For the analysis of mechanisms of gene regulation, the question of tissue dependency and specificity is of major relevance. In particular, expression patterns of disease-relevant tissues might further advance our understanding of disease pathophysiology. However, for ethical and practical reasons, eQTL analyses are often only feasible in whole blood rather than in disease-relevant tissues, particularly in large population based observational studies. Therefore, it is important to assess, whether regulation of gene expression in whole blood is robust and reflects gene expression patterns in other tissues or cell lines. In the past, eQTL mapping studies in whole blood have focused on genetic variation with an impact on gene regulation acting in trans to identify down-stream mechanisms of these variants on clinical phenotypes or were restricted in sample size [2][4].

In a previous work conducted in 322 European subjects, we found that whole blood eQTLs with effects in cis were reproducible, while the power to address this question for eQTLs with effects in trans was limited due to the burden of multiple testing [4]. For that reason, here, we used a larger, distinct discovery sample and investigated data of 890 participants of the Cooperative Health Research in the Region of Augsburg (KORA) F4 and 1,818 participants of two replication samples.

Furthermore, up to now, it is unclear whether the study design or technical issues such as time of blood collection or usage of distinct laboratory tools have an impact on the reproducibility of results. These factors might be important as for example gene expression profiles in whole blood cell samples obtained using different laboratory reagents (PAXgene™ and Tempus™ blood collection tubes) and protocols had been found to differ to large extents with the result of recommendations not to use them for joint or meta-analysis [5]. In our recent work, cis-eQTLs in whole blood were reproducible under the same study conditions. In the present work, we examine whether eQTLs in both cis and trans are reproducible even if they are obtained under different study conditions by validating results of the discovery analysis in two independent European replication samples, the Study of Health in Pomerania (SHIP) TREND study and the Estonian Biobank (Estonian Genome Center, University of Tartu (EGCUT)) study. One of these samples (SHIP TREND) was designed similarly to the KORA F4 discovery study, while the other (EGCUT) displayed multiple differences in the study design including distinct laboratory reagents and protocols (details are described in Table 1).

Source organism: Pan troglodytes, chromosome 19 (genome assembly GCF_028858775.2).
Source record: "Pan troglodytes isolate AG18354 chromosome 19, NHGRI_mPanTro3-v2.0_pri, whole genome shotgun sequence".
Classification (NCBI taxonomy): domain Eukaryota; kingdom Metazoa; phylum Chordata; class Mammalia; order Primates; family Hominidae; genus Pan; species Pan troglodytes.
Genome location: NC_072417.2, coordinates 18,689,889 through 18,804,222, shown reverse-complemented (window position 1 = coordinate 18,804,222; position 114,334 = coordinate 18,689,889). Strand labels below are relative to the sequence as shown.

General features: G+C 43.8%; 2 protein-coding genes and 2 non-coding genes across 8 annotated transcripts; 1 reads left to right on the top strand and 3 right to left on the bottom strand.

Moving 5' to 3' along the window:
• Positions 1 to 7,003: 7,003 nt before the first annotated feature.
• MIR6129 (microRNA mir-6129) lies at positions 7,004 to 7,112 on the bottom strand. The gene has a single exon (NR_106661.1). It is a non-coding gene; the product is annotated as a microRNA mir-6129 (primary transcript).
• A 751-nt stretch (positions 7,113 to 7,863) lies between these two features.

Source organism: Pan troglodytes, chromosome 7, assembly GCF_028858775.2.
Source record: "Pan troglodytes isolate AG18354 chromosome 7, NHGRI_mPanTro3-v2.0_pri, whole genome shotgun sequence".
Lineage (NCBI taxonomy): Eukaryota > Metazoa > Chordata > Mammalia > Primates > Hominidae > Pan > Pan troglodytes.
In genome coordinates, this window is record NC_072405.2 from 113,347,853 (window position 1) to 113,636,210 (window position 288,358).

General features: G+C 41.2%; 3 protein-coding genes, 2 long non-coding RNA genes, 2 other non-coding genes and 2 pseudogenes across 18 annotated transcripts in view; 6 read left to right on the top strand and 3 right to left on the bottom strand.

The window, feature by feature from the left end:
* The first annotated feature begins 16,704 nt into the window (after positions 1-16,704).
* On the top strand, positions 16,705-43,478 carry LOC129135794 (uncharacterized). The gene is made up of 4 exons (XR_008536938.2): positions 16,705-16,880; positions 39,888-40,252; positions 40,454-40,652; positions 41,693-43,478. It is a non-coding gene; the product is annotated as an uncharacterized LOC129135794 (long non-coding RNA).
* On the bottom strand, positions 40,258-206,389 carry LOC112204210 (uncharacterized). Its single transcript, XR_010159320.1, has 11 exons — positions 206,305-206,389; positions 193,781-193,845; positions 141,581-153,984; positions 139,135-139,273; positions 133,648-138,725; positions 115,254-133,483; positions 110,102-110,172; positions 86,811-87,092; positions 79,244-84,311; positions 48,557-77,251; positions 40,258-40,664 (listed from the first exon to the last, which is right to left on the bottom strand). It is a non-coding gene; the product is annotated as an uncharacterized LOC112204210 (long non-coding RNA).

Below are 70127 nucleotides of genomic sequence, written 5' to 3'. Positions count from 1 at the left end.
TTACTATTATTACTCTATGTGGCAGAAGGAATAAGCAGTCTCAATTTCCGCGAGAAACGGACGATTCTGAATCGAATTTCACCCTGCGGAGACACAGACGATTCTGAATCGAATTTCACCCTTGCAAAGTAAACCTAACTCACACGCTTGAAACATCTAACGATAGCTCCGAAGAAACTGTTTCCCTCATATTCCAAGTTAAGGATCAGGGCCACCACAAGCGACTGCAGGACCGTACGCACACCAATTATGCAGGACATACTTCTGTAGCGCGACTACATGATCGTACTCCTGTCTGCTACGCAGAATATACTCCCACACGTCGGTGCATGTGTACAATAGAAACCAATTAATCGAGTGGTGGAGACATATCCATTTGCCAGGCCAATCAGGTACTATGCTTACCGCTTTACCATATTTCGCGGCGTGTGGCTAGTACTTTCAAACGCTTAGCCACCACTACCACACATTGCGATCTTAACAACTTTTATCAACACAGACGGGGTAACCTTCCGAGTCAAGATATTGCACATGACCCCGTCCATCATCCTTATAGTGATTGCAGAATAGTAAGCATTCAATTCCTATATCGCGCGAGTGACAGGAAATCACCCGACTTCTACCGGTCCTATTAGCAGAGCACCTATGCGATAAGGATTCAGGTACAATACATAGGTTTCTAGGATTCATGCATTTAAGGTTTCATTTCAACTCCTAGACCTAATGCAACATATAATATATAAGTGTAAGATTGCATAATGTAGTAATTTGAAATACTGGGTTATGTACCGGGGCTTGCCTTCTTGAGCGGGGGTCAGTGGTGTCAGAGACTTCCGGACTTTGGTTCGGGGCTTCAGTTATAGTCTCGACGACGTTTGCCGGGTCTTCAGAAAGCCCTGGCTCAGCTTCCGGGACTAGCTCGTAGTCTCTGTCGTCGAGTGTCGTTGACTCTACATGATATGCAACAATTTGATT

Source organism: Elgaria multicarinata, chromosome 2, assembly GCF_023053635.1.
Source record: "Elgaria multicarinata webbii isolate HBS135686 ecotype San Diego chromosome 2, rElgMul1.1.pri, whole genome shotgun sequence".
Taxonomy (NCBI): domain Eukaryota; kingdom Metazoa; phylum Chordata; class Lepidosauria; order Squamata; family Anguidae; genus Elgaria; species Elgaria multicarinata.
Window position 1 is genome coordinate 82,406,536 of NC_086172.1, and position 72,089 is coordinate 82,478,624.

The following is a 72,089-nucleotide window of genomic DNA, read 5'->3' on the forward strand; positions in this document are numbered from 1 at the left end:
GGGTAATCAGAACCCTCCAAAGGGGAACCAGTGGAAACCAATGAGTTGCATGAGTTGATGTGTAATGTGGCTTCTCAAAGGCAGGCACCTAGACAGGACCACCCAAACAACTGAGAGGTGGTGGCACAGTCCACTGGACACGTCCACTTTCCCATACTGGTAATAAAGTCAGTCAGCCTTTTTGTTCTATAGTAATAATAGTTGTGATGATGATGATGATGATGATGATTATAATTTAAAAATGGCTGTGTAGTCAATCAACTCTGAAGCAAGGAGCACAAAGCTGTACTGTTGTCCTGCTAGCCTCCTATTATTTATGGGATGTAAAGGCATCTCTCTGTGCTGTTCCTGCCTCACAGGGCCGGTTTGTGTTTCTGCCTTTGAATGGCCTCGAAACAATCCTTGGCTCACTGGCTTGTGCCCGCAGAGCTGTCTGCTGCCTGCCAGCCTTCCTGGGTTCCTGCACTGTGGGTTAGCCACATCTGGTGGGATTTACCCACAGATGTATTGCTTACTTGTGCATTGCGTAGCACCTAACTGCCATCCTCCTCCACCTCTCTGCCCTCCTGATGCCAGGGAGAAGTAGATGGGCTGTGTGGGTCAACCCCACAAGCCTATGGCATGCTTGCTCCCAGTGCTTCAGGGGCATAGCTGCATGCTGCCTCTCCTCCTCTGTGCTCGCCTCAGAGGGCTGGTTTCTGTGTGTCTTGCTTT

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Table 1. Study description of KORA F4, SHIP-TREND and EGCUT.

https://doi.org/10.1371/journal.pone.0093844.t001

In addition to this, results were compared to publicly available cis-eQTLs found in other tissues or cell line studies in order to assess whether whole blood eQTLs are tissue specific or shared across different tissues and cell lines.

Moreover, we applied pathway analysis to detect functional properties of transcriptional regulatory relationships in whole blood. Finally, we (i) identified eQTLs with simultaneous impact on multiple gene expression levels, (ii) compared significant cis-eQTLs to published results of GWA studies, and (iii) compared eQTLs to metabolomic quantitative trait loci (metQTLs) found previously in the KORA F4 study to provide examples of how whole blood eQTL studies might contribute to our understanding of molecular mechanisms determining phenotypes.